Wednesday is New Comics Day! Yes, even today on the 4th of July! Each week, The Comics Observer picks brand new releases worth checking out that should be suitable for someone who has never read comic books, graphic novels or manga before.
These are out today! If you like what you see here, click the links to see previews and learn more about them. Then head to your local comic book store, or check out online retailers like Things From Another World and Amazon. Let us know what you think in the comments below or on Facebook.
It’s a pugly job, but someone’s gotta do it!
The epic tale of blood and drool begins here! Join Molly and her dogs Mingo and Colfax, as she recounts the legend of “The Warrior and the Battlepug” — a tale of a fearless barbarian, his trusty and freakishly large pug, and evil baby harp seals. This volume collects the first year of Mike Norton’s Battlepug — the perfect opportunity to get in on the ground floor of the fan-favorite webcomic by Mike Norton, Allen Passalaqua, and Crank!
* Includes extras not seen on the website!
Harvey Pekar’s mother was a Zionist by way of politics. His father was a Zionist by way of faith. Whether Harvey was going to daily Hebrew classes or attending Zionist picnics, he grew up a staunch supporter of the Jewish state. But soon he found himself questioning the very beliefs and ideals of his parents.
In Not the Israel My Parents Promised Me, the final graphic memoir from the man who defined the genre, Pekar explores what it means to be Jewish and what Israel means to the Jews. Over the course of a single day in his hometown of Cleveland, Ohio, Pekar and the illustrator JT Waldman wrestle with the mythologies and realities surrounding the Jewish homeland. Pekar interweaves his increasing disillusionment with the modern state of Israel with a comprehensive history of the Jewish people from biblical times to the present, and the result is a personal and historical odyssey of uncommon power. Plainspoken and empathetic, Pekar had no patience for injustice and prejudice in any form, and though he comes to understand the roots of his parents’ unquestioning love for Israel, he arrives at the firm belief that all peoples should be held to the same universal standards of decency, fairness, and democracy.
With an epilogue written by Joyce Brabner, Not the Israel My Parents Promised Me is an essential book for fans of Harvey Pekar and anyone interested in the past and future of the Jewish state. It is bound to create important discussions and debates for years to come.
They say What You See Is What You Get… but Kevin “Boingthump” Phenicle could always see more than most people. In the world of phone phreaks, hackers, and scammers, he’s a legend. His exploits are hotly debated: could he really get free long-distance calls by whistling into a pay phone? Did his video-game piracy scheme accidentally trigger the first computer virus? And did he really dodge the FBI by using their own wiretapping software against them? Is he even a real person? And if he’s ever caught, what would happen to a geek like him in federal prison?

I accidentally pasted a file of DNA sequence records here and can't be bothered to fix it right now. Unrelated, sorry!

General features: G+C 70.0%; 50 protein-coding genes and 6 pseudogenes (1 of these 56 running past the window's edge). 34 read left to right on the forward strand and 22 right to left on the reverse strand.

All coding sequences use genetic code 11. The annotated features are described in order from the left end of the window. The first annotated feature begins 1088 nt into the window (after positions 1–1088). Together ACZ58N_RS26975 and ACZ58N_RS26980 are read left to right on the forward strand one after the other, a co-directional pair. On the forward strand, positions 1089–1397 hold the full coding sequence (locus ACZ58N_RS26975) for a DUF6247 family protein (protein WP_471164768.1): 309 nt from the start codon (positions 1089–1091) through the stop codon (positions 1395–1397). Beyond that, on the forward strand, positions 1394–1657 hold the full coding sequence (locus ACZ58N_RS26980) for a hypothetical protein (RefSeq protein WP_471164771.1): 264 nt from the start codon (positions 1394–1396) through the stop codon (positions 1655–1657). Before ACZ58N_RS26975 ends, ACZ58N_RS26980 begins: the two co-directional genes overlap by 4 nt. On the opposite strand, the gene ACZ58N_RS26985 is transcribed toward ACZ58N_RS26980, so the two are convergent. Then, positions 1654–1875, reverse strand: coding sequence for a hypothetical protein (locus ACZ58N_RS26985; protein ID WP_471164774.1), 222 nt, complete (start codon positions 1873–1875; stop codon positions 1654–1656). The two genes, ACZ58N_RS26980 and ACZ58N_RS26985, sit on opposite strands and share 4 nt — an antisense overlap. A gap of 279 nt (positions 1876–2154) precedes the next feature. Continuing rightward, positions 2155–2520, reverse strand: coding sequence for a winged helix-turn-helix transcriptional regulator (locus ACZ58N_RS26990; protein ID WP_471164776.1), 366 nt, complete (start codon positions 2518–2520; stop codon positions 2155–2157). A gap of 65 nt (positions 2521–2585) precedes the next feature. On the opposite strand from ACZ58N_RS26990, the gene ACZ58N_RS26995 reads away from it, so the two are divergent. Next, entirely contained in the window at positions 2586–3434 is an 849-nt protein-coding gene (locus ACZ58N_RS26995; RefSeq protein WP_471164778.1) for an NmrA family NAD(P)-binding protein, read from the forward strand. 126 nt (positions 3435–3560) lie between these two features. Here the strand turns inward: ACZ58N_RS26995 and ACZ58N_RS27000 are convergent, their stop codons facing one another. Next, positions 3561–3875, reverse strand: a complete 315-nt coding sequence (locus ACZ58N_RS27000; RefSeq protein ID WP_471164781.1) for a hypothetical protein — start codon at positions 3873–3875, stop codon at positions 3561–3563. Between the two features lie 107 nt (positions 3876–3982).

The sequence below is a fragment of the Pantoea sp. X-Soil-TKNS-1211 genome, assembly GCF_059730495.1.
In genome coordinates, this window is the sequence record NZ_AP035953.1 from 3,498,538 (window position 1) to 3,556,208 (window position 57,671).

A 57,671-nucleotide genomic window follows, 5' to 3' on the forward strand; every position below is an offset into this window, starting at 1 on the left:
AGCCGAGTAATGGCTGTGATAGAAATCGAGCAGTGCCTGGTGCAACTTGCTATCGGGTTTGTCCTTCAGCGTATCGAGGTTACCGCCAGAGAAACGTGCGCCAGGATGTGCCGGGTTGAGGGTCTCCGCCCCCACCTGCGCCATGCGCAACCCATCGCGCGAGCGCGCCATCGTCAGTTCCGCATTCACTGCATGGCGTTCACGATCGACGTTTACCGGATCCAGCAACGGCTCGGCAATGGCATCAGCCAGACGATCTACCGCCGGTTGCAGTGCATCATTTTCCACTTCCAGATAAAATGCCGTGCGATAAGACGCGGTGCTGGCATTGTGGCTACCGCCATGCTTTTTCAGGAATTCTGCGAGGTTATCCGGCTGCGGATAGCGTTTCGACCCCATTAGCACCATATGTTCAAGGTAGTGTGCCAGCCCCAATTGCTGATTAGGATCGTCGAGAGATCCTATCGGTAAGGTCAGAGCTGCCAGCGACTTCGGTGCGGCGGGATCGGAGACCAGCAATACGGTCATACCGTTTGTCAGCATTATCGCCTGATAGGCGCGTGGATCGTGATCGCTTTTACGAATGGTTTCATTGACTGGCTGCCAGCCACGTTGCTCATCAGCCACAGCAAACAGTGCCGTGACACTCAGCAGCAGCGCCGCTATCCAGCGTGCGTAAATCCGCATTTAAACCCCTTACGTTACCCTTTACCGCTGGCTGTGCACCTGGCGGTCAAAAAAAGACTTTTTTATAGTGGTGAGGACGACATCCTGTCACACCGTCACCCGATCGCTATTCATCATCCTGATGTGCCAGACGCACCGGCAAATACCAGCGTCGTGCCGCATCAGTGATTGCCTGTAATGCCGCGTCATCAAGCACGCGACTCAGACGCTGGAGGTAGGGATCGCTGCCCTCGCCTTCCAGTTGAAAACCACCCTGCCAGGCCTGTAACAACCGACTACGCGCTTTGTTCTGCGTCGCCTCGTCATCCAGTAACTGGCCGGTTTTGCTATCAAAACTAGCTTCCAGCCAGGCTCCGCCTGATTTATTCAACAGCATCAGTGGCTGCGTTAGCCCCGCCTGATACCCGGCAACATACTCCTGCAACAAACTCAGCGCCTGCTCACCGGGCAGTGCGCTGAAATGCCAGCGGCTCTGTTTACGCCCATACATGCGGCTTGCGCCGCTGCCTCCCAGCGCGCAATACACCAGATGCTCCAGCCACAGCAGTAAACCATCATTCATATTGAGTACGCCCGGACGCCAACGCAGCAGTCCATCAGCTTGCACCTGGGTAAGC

Inspired by the incredible stories of real-life hackers, Wizzywig is the thrilling tale of a master manipulator — his journey from precocious child scammer to federally-wanted fugitive, and beyond. In a world transformed by social networks, data leaks, and digital uprisings, Ed Piskor’s debut graphic novel reminds us how much power can rest in the hands of an audacious kid with a keyboard.
Over the last decade, colleges and universities have been exploring a deeper appreciation and understanding of comic books than ever before. This kind of attention in educational circles is a crucial and valuable element in a higher level of acceptance of sequential art (comics, graphic novels, manga, etc.) as a rich form of communication and entertainment beyond just “Yeah I guess comics are cool ’cause I liked that Avengers movie”. Just as college students take film appreciation, art history, and literature classes, so to should they be able to take equally in depth classes on the value of the comics form. That is happening more and more, and one art and design school is taking it to the next level with a three-day comics symposium.
The Columbus College of Art and Design will hold their inaugural Mix 2012 comics symposium October 4-6, 2012. Robert Loss, programming chair for Mix and adjunct instructor for CCAD’s English Department, has sent out a call for proposals, papers, roundtables, and workshops with
a June 4 deadline an extended July 6th deadline. According to Loss:
“By bringing together artists, academics and other professionals and students interested in the comics art form, we hope to encourage substantial and lively discussion in a way uncommon to most academic and comics conferences. Panels and roundtables will feature a diversity of participants, and will be presented for an audience that is equally diverse and will include a sizable student population. We’re looking for people interested in reaching across boundaries and engaging in interdisciplinary conversations.”
Renowned cartoonist Chris Ware, who is best known for the award-winning graphic novel Jimmy Corrigan, the Smartest Kid on Earth and his comic book series Acme Novelty Library, will be the event’s keynote speaker. And what’s particularly refreshing is that the symposium’s theme of epic narrative sounds like it’s going to be all about superheroes. But from the programming information released so far, while that genre won’t be ignored, they seem to realize there’s much more to comics than that.